by Ronald Werner, Sept./Oct. '97 (unfinished)

The magnesite quarries near Snarum in Modum became popular among collectors not because of the magnesite, but rather because of the excellent quality of the serpentine found in association. But even more interesting are a number of associated minerals, among which no less than five typelocality species!

The first reference to the magnesite/serpentine deposits in Modum dates back to 1845 from Th. Scheerer. Samples from these deposits were send to Germany, and were considered to be of excellent quality. During further testing in 1902 it was established that the magnesite melted at 2030 degrees celsius, whcih made it suitable for heat resistant materials. In the same year the first shipment of magnesite was send to Schotland for further processing.

In 1903 a company was founded, and contracts for the exploitation of the deposits were signed. In 1905 a processing plant was finished, though the necessary machinery hand't arrived yet. The next 60 years magnesite was mined on a more or less contineously basis from a number of deposits.

The magnesite was used for the production of heat resistant tiles and for special beton. Typically, the magnesite was supposed to contain up to 30% serpentine in order to get an optimal quality of the tiles. Production fall back sharply afyer the Second World War, and in 1963 the very last load of raw magnesite was sold.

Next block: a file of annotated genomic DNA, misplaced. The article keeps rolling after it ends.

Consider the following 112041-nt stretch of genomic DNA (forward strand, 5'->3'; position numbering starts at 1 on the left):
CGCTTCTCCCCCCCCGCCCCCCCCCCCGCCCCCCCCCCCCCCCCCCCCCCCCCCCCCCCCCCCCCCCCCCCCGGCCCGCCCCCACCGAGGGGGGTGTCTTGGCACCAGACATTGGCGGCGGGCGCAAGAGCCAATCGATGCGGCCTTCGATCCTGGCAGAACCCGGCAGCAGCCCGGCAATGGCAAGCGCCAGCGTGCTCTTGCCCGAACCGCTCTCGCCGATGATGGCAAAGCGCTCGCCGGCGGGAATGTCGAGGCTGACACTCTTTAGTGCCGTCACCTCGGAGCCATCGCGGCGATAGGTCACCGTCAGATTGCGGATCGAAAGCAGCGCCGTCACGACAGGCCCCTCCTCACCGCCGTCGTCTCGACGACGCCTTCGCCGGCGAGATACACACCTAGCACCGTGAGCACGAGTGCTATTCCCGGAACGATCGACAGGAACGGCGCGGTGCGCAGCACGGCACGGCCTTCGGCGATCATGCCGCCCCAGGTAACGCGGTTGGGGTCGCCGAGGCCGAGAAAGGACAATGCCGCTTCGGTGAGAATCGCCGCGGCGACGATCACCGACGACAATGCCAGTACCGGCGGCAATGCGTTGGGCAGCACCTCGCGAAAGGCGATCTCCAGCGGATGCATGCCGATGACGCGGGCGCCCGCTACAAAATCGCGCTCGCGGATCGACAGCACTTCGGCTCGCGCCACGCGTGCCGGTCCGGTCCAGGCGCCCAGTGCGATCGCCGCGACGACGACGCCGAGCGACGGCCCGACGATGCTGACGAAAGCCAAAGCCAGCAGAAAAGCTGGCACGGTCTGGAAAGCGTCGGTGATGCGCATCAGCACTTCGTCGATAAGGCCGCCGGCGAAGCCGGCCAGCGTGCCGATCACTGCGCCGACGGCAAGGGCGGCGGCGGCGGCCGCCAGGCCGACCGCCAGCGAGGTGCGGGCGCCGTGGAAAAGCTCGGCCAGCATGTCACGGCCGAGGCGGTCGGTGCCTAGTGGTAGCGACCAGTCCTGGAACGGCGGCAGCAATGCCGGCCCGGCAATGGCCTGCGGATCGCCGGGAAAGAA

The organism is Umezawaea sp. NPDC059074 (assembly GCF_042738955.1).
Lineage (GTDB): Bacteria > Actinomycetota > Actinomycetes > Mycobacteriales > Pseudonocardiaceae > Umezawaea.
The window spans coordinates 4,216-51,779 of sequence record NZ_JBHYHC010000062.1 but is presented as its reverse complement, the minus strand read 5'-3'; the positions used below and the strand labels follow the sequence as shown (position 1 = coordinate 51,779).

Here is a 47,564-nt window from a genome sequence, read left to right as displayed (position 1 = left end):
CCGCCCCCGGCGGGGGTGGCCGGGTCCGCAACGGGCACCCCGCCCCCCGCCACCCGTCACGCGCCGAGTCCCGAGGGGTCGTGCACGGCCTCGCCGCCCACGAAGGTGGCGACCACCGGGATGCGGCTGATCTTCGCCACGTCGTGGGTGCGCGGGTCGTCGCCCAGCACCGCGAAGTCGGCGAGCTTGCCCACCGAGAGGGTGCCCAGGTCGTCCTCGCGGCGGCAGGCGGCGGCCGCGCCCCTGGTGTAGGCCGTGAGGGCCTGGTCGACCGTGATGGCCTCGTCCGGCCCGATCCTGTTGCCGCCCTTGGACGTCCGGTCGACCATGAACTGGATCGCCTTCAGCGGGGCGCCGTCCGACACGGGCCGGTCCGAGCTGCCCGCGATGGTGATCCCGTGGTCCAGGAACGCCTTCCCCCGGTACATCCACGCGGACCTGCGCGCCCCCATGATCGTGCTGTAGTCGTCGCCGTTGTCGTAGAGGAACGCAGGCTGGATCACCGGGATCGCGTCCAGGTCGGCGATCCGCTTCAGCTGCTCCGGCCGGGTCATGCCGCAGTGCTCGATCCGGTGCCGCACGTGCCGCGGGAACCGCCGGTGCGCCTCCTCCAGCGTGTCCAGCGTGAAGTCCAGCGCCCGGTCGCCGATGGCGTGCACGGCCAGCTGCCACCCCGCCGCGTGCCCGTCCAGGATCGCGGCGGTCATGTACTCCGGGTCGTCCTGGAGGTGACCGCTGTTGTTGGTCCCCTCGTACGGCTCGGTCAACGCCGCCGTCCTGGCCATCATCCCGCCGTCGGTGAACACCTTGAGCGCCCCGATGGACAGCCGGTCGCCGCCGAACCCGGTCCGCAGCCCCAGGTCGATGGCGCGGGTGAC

The magnesite/serpentine deposits occur in the northern part of Kongsberg-Bamble series, consisting mainly of metamorphosed sediments in which the original structures are still recognisable. At many places these are intersected by metamorphosed, gabbroide dikes.

In the Modum area occur a number of different rock-types: amphibolites, gabbros, banded gneisses, quartzites, sillimanite-granites, micaschichts, rocks containing either scapolite or albite and pegmatites.

The magnesite/serpentine bodies are mainly found in an anthophyllite-containing quartzite, but also amphibolite, an albitised breccia and sillimanite-containing quartzite are also observed host rock for the the magnesite/serpentine bodies.

The magnesite/serpentine deposits are understood to be a magmatic carbonate rock, and as such they must be seen as dunite pegmatites (Schetelig, 1925).

About 20 magnesite/serpentine bodies are known to occur in the Modum. All rhe deposits are rather small. The smallest have a thickness of 2-3 meter, while the largest measure are about 18-20 meters. The maximum observed lenght of the deposits is 100 meters, but most are under 30-40 meters in length.


ALTHAUSITE was described as new species from the Tingelstadtjern deposit by Raade & Tysseland in 1975. Althausite has also been found in the Overntjern deposit. The mineral occurs as grey to brownish cleavable masses, and may alter to apatite.

DYPINGITE is magnesium-carbonate, described as a new species in 1971 by Gunnar Raade from the Dypingdal deposit. Dypingite is closely related to hydromagnesite, and is at 150 oC altered to this mineral. Dypingite is found at the surface of thr pits, and is considered to be a post-mining mineral formed at low temperatures.

HEMATITE is found in many of the deposits. The best crystals are found in the Dypingdal quarry, where they occur as rhombohedral to pseudo-octahedral crystals embedded in serpentine. The crystals have a good metallic luster and are relatively easily prepared outof the soft serpentine, resulting in attractive display specimens. The largest known crystals were probably around 15 cm in diameter.